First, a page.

Volunteer parishioner John Burnes walks into Saint Monica's Pastoral Center on Tuesday afternoon. Officials with the church are looking to demolish the center and create a Community Center with underground parking that could relieve congestion in the area, much to the delight of residents. (photo by Brandon Wise)

WILMONT — Residents who have long complained about the dearth of parking in their neighborhood could soon see a solution to their problems.

As St. Monica Catholic Church moves forward with its campus enhancement project, which includes the construction of a new Community Center and two levels of underground parking, residents in the Wilshire-Montana neighborhood are hopeful that the structure will be open for their vehicles during off hours.

After reviewing the proposed plans, the City Council on Tuesday directed its staff to pursue the development agreement negotiation process, asking that it incorporate public benefits that include shared parking, traffic management, publicly-accessible facilities and outreach to the homeless in nearby Reed Park.

Church officials last month met with the neighborhood in which they unveiled the project, expressing a willingness to consider a shared parking arrangement for the neighborhood, said Jeanne Dodson, the chair of the Wilshire-Montana Neighborhood Coalition.

“We have a lot of eyewitnesses saying they would be willing to do this,” she joked.

Parking has long remained the top concern amongst residents in one of the most densely packed neighborhoods in the city, many speaking of stories of how they endlessly circle blocks looking for a space.

“I’m happy they’re working with us to try and find some solutions together for the neighborhood,” Dodson said.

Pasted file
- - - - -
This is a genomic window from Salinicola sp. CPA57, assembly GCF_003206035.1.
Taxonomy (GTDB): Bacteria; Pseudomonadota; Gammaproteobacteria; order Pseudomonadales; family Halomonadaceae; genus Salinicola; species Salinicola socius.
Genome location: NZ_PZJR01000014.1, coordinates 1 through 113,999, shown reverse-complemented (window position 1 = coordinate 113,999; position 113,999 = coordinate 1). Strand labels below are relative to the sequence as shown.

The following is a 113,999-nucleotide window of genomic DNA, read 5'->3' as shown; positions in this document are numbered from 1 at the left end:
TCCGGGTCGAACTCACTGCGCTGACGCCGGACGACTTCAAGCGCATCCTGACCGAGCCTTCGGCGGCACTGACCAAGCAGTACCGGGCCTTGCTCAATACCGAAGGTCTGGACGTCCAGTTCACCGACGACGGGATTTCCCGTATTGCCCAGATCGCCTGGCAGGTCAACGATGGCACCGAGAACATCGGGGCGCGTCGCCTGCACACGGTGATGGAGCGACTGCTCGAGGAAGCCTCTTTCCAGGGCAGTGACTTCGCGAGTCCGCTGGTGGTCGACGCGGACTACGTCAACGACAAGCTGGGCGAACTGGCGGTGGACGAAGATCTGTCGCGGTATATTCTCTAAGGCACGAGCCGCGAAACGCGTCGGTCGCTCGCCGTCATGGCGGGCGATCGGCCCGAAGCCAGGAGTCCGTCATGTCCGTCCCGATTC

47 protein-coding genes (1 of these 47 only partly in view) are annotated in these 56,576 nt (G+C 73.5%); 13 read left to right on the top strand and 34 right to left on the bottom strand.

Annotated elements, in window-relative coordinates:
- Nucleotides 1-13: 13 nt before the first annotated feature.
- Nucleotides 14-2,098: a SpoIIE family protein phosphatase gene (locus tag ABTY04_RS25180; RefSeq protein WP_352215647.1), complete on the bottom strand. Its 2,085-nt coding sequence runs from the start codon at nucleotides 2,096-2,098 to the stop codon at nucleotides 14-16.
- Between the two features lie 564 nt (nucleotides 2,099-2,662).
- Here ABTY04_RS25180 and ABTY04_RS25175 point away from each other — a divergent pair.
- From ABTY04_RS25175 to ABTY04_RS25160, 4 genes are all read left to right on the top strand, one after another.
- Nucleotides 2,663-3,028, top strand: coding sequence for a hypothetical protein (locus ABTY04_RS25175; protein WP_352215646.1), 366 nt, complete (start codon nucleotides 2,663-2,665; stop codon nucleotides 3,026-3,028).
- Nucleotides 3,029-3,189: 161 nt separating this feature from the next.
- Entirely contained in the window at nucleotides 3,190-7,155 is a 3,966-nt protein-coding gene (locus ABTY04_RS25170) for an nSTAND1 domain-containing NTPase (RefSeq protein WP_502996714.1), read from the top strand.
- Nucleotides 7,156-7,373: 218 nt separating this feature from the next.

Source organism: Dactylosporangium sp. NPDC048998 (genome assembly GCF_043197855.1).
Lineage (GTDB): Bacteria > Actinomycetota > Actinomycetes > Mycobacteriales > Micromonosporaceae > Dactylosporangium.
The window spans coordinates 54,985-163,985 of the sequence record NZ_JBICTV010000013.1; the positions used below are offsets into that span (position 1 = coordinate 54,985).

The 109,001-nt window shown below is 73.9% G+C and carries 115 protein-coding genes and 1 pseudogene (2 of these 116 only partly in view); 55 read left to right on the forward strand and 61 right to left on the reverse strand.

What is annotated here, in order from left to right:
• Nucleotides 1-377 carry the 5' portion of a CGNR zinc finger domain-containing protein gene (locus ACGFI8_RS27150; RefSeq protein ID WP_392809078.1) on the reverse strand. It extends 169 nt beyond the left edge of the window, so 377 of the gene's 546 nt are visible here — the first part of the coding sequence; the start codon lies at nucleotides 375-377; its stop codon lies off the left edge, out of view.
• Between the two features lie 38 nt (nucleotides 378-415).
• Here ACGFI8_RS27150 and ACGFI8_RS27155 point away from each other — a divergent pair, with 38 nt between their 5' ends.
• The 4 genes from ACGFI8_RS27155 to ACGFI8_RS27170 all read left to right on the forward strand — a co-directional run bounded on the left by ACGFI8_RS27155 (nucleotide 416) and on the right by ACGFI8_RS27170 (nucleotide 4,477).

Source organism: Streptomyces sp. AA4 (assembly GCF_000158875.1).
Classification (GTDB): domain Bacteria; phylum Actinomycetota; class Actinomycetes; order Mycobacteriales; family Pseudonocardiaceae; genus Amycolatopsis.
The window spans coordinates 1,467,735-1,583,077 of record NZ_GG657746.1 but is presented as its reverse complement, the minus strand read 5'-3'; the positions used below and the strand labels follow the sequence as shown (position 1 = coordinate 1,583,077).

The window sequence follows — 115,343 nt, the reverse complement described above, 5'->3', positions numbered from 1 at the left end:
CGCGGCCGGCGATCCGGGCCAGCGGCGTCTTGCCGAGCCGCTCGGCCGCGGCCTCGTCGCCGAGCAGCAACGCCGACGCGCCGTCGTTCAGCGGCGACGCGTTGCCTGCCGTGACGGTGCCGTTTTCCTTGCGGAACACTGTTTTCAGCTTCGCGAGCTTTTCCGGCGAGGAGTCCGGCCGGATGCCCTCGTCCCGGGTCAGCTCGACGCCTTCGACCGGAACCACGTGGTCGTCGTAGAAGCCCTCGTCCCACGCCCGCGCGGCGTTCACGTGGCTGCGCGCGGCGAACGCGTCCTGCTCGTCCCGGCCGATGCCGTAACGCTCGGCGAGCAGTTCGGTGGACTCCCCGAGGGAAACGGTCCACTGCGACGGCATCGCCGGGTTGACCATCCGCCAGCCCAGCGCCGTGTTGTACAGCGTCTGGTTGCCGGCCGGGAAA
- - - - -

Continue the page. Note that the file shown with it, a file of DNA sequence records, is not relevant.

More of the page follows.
The estimated $27 million project includes the demolition of the 13,065 square foot Pastoral Center on the corner of Lincoln Boulevard and California and replacing it with a larger 30,438 square foot Community Center. A subterranean parking structure with 270 spaces is slated to be constructed underneath the Community Center.

The project also includes a 7,200 square foot classroom addition to the rear of the St. Monica Catholic High School’s east building and renovating the auditorium and other facilities.

Construction is estimated to begin in June of next year and will be completed about 18-24 months later.

The church has so far raised approximately $13.1 million in its capital campaign for the enhancement project.

Jason Farmer, spokesman for St. Monica Catholic Church, said that church officials are open to ideas that will be brought forth during development agreement discussions with City Hall, which could include a parking arrangement for residents.

Residents who spoke at the meeting were favorable of the project.

“The church has a long, well documented history of providing benefits to the community and the neighborhood,” Suzanne Verge, a resident of Euclid Street, said. “The biggest problem we face is the street parking and I really believe the proposed underground parking will help alleviate this problem immensely.”

Tom Zanic, the project lead for the church, said that the proposal offers several public benefits, including reducing on-street parking demand, opportunities for Reed Park staff to leave their cars in the new structure, and a community-accessible bookstore that will have a coffee bar.

“The philosophy of our project is we are enjoying the fruits of those who have come before us, their planning and their buildings,” Zanic said at the meeting. “We recognize at this time it is our responsibility to improve on what they provided for us.

“We enjoy the shade of the trees planted of those who have gone before us and now we must contribute.”


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